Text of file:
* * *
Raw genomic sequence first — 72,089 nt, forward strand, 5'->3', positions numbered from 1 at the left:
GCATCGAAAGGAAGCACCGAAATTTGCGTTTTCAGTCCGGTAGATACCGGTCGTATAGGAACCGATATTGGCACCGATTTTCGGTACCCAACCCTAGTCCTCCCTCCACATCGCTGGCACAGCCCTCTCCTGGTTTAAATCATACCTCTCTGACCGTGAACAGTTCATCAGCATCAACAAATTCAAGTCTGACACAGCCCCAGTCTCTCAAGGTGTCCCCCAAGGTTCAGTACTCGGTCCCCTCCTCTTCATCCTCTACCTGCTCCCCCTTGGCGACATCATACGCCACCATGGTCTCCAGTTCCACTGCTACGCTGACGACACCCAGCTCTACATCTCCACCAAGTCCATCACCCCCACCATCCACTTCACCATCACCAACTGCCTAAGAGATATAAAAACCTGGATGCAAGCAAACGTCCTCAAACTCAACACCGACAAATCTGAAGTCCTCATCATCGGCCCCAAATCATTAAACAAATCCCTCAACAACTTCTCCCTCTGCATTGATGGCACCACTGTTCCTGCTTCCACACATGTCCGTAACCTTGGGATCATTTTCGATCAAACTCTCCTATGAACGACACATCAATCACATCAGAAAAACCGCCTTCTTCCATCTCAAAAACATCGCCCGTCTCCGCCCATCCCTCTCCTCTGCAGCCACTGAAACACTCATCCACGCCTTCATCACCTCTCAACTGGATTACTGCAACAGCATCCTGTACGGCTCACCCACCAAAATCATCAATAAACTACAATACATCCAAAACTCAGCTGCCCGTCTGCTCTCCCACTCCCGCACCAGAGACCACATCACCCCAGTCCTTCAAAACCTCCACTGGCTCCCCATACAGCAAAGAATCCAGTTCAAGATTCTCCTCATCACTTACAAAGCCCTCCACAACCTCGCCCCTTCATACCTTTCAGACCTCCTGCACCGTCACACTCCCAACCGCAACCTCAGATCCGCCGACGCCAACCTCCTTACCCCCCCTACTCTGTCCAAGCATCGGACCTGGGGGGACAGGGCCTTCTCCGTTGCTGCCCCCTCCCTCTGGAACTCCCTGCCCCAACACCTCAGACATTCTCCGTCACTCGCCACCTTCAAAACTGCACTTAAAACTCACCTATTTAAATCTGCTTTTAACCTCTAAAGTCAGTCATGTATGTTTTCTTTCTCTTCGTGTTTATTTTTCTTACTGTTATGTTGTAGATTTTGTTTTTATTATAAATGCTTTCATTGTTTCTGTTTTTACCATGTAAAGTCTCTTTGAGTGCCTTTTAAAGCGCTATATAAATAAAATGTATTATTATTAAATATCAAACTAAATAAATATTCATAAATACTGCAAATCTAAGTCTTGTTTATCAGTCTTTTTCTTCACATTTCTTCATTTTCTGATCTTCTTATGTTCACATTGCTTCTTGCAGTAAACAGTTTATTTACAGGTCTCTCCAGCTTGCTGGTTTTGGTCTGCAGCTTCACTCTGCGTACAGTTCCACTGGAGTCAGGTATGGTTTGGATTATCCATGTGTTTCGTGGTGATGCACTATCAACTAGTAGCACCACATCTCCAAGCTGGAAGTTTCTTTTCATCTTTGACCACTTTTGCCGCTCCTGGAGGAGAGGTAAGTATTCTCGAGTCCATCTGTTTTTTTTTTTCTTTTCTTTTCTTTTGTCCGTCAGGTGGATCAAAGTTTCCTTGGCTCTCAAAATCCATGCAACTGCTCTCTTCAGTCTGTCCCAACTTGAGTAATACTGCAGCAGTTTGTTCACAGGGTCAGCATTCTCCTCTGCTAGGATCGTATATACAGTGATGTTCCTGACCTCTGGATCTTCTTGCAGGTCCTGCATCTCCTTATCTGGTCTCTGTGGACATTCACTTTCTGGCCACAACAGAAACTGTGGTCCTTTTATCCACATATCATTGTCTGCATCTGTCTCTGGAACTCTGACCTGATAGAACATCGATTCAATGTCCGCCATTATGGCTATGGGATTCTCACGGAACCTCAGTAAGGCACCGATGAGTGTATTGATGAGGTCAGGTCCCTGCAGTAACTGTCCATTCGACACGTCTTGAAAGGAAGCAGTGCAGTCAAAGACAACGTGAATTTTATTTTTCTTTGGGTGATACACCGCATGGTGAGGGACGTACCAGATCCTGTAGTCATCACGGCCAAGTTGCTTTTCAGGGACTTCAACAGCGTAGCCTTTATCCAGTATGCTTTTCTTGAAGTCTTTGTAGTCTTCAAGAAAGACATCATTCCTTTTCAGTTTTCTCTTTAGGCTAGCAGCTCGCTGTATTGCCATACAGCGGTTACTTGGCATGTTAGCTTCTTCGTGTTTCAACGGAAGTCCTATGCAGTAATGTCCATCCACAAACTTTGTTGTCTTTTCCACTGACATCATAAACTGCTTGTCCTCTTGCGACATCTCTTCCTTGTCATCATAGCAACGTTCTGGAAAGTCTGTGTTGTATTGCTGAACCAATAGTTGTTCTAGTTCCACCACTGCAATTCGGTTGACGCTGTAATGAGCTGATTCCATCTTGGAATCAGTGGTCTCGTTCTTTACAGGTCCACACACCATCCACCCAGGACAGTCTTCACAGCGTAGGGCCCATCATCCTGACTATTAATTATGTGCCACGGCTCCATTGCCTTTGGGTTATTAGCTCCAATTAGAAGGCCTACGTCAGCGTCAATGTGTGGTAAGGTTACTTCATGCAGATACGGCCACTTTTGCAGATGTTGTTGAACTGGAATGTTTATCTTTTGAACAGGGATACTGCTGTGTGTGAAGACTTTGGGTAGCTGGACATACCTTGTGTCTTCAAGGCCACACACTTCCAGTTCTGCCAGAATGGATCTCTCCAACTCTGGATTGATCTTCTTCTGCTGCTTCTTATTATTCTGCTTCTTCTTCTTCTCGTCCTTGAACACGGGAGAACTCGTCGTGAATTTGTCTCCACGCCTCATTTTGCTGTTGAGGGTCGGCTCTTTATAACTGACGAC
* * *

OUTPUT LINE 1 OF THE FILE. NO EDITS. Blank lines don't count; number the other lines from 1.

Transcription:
Raw genomic sequence first — 72,089 nt, forward strand, 5'->3', positions numbered from 1 at the left: